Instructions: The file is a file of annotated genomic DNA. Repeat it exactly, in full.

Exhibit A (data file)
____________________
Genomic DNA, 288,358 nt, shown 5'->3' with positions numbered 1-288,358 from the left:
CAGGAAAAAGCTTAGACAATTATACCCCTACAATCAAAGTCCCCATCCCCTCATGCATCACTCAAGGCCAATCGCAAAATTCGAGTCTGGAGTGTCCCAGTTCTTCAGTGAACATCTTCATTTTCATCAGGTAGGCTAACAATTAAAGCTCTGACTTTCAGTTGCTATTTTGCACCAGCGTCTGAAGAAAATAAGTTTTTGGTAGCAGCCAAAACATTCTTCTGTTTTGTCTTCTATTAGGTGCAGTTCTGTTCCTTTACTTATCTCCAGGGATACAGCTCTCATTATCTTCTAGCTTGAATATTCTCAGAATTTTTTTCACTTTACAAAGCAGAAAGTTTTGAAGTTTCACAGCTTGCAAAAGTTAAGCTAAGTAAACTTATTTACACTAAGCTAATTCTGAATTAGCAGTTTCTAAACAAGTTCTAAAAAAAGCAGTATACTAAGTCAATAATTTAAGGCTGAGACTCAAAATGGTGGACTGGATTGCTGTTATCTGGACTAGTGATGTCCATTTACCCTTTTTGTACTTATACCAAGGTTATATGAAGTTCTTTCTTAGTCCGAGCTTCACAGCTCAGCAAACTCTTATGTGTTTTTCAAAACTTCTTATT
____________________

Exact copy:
Genomic DNA, 288,358 nt, shown 5'->3' with positions numbered 1-288,358 from the left:
CAGGAAAAAGCTTAGACAATTATACCCCTACAATCAAAGTCCCCATCCCCTCATGCATCACTCAAGGCCAATCGCAAAATTCGAGTCTGGAGTGTCCCAGTTCTTCAGTGAACATCTTCATTTTCATCAGGTAGGCTAACAATTAAAGCTCTGACTTTCAGTTGCTATTTTGCACCAGCGTCTGAAGAAAATAAGTTTTTGGTAGCAGCCAAAACATTCTTCTGTTTTGTCTTCTATTAGGTGCAGTTCTGTTCCTTTACTTATCTCCAGGGATACAGCTCTCATTATCTTCTAGCTTGAATATTCTCAGAATTTTTTTCACTTTACAAAGCAGAAAGTTTTGAAGTTTCACAGCTTGCAAAAGTTAAGCTAAGTAAACTTATTTACACTAAGCTAATTCTGAATTAGCAGTTTCTAAACAAGTTCTAAAAAAAGCAGTATACTAAGTCAATAATTTAAGGCTGAGACTCAAAATGGTGGACTGGATTGCTGTTATCTGGACTAGTGATGTCCATTTACCCTTTTTGTACTTATACCAAGGTTATATGAAGTTCTTTCTTAGTCCGAGCTTCACAGCTCAGCAAACTCTTATGTGTTTTTCAAAACTTCTTATT